In terms of her plans, the young woman said she has applied to QC to pursue CAPE before going off to college to study medicine.

Nicholas Headly, of Anna Regina Secondary, described writing 17 subjects as a “spicy mix” of challenge and ease. He told reporters that he was elated with his 15 Grade I passes and, two Grade II passes.

Also elated was Jelena Arjune, who credited God, her parents and teachers for helping her to achieve 14 Grade I passes and two Grade II passes. “It wasn’t easy,” she noted before explaining that she intends to return to QC for the CAPE Associate Degree in Natural Sciences

“I intend to be a medical doctor and later a research scientist in medicine,” she shared.

While a majority of this year’s top performers will be returning to Sixth Form, Zulfikar Baksh, of Anna Regina Secondary, will be moving directly to tertiary studies.

Baksh, who earned Grade I passes in 14 subjects and two Grade II passes, told Stabroek News that September will find him at the University of Guyana studying for a degree in Civil Engineering.

The ninth highest performance was that of Shaveshwar Deonarine, also of Anna Regina Secondary. Deonarine, who wrote 17 subjects, earned Grade I passes in 13 and Grade II passes in four.

He is followed by Sydney Fraser, of QC. The 16-year-old told Stabroek News that she wrote one subject for each year she has been on the earth. “I am thankful for what I achieved and know it was not possible without the support of God, my teachers and even my colleagues who worked with me,” she said. Fraser will be returning to QC to pursue the CAPE Associate Degree in Humanities before going on to study law.

Having written 15 subjects, Kameela Parsudial, of Tagore High School, secured Grade I passes in 13 subjects along with two Grade II passes in English Literature and Social studies.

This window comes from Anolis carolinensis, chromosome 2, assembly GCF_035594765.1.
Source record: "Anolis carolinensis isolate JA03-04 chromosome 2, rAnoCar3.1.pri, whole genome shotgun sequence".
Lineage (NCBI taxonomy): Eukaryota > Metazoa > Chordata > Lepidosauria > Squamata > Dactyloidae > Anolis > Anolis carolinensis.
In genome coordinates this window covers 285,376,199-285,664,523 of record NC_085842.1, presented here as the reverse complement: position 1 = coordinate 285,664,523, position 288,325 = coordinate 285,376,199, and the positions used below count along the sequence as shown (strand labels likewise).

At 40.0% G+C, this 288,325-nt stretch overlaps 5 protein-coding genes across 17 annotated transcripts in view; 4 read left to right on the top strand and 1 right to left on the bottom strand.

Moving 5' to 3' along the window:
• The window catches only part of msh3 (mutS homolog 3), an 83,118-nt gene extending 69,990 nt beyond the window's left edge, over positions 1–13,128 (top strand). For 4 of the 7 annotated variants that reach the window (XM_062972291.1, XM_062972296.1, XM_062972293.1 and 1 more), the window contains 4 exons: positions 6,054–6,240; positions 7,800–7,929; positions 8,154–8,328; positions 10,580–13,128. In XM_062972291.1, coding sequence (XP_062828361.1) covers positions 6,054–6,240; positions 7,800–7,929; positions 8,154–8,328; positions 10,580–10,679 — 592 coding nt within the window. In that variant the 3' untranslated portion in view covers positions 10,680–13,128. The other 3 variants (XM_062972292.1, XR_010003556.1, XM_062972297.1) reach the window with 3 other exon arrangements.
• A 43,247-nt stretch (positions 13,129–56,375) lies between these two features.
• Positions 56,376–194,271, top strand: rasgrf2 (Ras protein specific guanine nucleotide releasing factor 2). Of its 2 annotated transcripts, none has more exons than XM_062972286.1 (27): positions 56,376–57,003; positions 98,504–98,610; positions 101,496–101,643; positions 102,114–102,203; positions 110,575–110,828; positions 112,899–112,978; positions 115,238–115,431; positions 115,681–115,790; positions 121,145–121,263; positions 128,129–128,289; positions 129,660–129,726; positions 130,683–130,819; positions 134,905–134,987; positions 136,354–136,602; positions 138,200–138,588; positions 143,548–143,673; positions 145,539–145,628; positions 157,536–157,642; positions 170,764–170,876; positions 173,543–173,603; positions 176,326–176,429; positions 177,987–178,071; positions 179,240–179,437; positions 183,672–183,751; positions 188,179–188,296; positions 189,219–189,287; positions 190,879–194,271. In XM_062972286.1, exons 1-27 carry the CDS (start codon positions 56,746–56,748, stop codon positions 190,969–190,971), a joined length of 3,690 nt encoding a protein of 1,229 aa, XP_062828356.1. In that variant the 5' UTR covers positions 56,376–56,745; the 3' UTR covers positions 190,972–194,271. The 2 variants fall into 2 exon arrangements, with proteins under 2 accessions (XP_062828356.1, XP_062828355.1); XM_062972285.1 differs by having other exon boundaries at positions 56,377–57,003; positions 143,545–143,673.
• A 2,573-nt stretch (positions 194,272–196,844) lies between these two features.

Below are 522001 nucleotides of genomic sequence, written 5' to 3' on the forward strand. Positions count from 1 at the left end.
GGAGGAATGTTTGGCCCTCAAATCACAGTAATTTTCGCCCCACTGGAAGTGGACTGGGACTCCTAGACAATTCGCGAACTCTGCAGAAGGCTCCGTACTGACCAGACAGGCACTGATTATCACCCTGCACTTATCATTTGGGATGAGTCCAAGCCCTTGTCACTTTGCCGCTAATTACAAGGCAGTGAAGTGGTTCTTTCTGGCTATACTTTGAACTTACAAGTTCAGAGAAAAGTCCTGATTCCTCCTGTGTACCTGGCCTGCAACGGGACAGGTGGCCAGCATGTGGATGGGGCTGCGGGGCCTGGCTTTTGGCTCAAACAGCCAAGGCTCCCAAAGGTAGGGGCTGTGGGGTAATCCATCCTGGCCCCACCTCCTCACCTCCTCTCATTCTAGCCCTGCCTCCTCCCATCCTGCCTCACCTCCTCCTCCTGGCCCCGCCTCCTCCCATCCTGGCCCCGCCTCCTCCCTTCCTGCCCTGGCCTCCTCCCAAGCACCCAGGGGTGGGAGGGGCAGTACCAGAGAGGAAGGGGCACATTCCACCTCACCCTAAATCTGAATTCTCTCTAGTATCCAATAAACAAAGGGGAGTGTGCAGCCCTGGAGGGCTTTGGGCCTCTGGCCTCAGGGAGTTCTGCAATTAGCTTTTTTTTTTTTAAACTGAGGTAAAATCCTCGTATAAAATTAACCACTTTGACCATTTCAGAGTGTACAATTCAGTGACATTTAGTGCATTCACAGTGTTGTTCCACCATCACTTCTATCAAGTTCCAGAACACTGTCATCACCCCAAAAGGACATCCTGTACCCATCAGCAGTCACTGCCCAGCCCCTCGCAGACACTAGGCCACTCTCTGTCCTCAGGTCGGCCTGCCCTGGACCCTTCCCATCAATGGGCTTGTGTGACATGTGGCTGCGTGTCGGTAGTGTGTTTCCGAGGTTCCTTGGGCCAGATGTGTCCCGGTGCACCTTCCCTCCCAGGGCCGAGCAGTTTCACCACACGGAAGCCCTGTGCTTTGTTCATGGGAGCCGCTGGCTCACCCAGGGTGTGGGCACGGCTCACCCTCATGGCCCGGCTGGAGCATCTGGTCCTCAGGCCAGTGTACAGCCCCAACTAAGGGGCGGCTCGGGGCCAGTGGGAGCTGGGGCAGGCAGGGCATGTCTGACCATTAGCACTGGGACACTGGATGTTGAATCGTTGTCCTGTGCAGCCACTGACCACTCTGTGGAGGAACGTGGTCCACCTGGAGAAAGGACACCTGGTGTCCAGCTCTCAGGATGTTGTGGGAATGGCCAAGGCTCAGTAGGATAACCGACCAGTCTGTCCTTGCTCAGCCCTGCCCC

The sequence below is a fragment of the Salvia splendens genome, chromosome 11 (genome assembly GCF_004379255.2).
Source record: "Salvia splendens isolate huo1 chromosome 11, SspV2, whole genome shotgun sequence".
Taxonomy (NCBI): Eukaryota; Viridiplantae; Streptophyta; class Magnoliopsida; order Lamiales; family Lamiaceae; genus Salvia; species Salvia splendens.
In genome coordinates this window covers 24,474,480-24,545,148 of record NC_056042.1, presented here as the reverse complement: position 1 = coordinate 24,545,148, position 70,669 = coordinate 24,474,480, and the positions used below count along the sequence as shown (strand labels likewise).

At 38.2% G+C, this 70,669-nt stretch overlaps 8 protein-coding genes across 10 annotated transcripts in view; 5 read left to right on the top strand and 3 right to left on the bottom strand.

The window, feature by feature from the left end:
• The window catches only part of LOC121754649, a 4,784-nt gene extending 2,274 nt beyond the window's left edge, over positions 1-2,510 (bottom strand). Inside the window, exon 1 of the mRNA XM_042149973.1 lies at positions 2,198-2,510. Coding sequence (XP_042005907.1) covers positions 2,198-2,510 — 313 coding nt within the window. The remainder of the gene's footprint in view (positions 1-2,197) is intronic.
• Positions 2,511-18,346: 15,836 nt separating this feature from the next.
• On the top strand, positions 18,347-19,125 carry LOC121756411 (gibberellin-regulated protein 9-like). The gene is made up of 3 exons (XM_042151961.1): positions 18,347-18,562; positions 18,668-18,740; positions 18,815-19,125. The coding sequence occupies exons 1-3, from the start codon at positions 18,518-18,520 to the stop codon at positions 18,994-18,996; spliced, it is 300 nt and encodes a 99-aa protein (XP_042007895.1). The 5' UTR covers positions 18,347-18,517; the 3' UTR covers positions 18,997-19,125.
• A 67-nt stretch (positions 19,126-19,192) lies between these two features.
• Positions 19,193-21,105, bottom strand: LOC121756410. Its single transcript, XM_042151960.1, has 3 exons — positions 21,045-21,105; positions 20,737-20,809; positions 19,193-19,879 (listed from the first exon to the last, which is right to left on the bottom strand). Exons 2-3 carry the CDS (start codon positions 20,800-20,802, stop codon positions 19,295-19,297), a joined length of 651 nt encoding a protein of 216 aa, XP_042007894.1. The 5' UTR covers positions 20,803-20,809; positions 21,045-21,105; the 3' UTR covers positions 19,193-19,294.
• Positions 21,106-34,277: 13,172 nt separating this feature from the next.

Commenting on her results, she told Stabroek News that though she was somewhat disappointed at not having secured all Grade I passes, she is still thankful for what she has accomplished.

Parsudial, who intends to teach before going on to pursue her goal of becoming a paediatrician, said that writing 15 subjects is simply something she wanted to do.

QC’s Cheri Frank also earned Grade I passes in 13 subjects along with two Grade II passes. Her classmate, Jeevan Dalip, secured Grade I passes in 13 subjects and one Grade II pass. He intends to return to QC for the CAPE Natural Science Degree before pursuing a career in sports science.

Also earning Grade I passes in 13 subjects and one Grade II pass is Stephen Lewis, of QC, who intends to pursue his advanced-level studies at Nations University. His aim is to study either Economics or Psychology.

Meanwhile, 16-year-old Alyssa Nurse, also of QC, attained Grade I passes in all 13 of the subjects she wrote. Nurse, a budding economist who will begin her journey in that field with CAPE Associate Degree in Business, advised those approaching the exams to “focus and keep in mind what you can handle.”

Puran Subramanie, of Tagore High School, rounded off the top 16, having also attained 13 Grade I passes. While the ministry recorded these as his only subjects, Subramanie told Stabroek News that he actually sat 14 subjects and earned a Grade II pass in English Literature.

He explained that his decision to write 14 subjects was based purely on his belief that he was capable of handling the work.

Initially disappointed with his literature grade, Subramanie has since accepted it and will be looking to take up teaching before migration. Once settled, Subramanie said he will be pursuing studies in either of aviation or medicine.

The Ministry of Education yesterday announced that 63.68% of the students who wrote the CSEC examinations this year were able to achieve passes with Grades 1 to 3, which represents an increase over the 63.39% pass rate in 2016.